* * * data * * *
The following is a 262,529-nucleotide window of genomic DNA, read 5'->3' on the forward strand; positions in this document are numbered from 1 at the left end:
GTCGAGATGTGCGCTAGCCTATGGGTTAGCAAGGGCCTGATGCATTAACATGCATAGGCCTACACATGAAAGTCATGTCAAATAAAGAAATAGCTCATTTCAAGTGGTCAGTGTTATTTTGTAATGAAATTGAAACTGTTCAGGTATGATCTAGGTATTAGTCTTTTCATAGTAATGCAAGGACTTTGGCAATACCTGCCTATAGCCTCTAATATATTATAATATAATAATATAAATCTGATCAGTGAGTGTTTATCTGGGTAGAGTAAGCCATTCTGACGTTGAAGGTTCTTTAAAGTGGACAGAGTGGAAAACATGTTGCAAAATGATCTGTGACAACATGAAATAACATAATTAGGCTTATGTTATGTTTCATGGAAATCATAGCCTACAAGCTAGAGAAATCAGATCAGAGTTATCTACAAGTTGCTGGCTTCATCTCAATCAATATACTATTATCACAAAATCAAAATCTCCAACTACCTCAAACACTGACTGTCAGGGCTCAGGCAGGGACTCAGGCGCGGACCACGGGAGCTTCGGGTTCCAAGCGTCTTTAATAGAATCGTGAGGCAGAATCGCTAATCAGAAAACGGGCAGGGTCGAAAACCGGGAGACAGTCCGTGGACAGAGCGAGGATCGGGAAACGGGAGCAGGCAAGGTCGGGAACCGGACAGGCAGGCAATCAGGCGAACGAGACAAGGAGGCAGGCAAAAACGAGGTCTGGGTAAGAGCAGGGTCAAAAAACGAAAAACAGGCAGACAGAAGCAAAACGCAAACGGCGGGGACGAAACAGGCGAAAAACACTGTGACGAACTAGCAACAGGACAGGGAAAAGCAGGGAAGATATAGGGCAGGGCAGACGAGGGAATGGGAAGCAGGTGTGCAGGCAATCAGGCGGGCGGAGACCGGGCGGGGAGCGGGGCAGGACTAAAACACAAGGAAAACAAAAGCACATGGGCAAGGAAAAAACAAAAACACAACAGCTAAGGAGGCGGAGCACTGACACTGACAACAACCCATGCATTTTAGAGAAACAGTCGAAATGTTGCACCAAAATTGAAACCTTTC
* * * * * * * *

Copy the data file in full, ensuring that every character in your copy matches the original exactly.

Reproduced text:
The following is a 262,529-nucleotide window of genomic DNA, read 5'->3' on the forward strand; positions in this document are numbered from 1 at the left end:
GTCGAGATGTGCGCTAGCCTATGGGTTAGCAAGGGCCTGATGCATTAACATGCATAGGCCTACACATGAAAGTCATGTCAAATAAAGAAATAGCTCATTTCAAGTGGTCAGTGTTATTTTGTAATGAAATTGAAACTGTTCAGGTATGATCTAGGTATTAGTCTTTTCATAGTAATGCAAGGACTTTGGCAATACCTGCCTATAGCCTCTAATATATTATAATATAATAATATAAATCTGATCAGTGAGTGTTTATCTGGGTAGAGTAAGCCATTCTGACGTTGAAGGTTCTTTAAAGTGGACAGAGTGGAAAACATGTTGCAAAATGATCTGTGACAACATGAAATAACATAATTAGGCTTATGTTATGTTTCATGGAAATCATAGCCTACAAGCTAGAGAAATCAGATCAGAGTTATCTACAAGTTGCTGGCTTCATCTCAATCAATATACTATTATCACAAAATCAAAATCTCCAACTACCTCAAACACTGACTGTCAGGGCTCAGGCAGGGACTCAGGCGCGGACCACGGGAGCTTCGGGTTCCAAGCGTCTTTAATAGAATCGTGAGGCAGAATCGCTAATCAGAAAACGGGCAGGGTCGAAAACCGGGAGACAGTCCGTGGACAGAGCGAGGATCGGGAAACGGGAGCAGGCAAGGTCGGGAACCGGACAGGCAGGCAATCAGGCGAACGAGACAAGGAGGCAGGCAAAAACGAGGTCTGGGTAAGAGCAGGGTCAAAAAACGAAAAACAGGCAGACAGAAGCAAAACGCAAACGGCGGGGACGAAACAGGCGAAAAACACTGTGACGAACTAGCAACAGGACAGGGAAAAGCAGGGAAGATATAGGGCAGGGCAGACGAGGGAATGGGAAGCAGGTGTGCAGGCAATCAGGCGGGCGGAGACCGGGCGGGGAGCGGGGCAGGACTAAAACACAAGGAAAACAAAAGCACATGGGCAAGGAAAAAACAAAAACACAACAGCTAAGGAGGCGGAGCACTGACACTGACAACAACCCATGCATTTTAGAGAAACAGTCGAAATGTTGCACCAAAATTGAAACCTTTC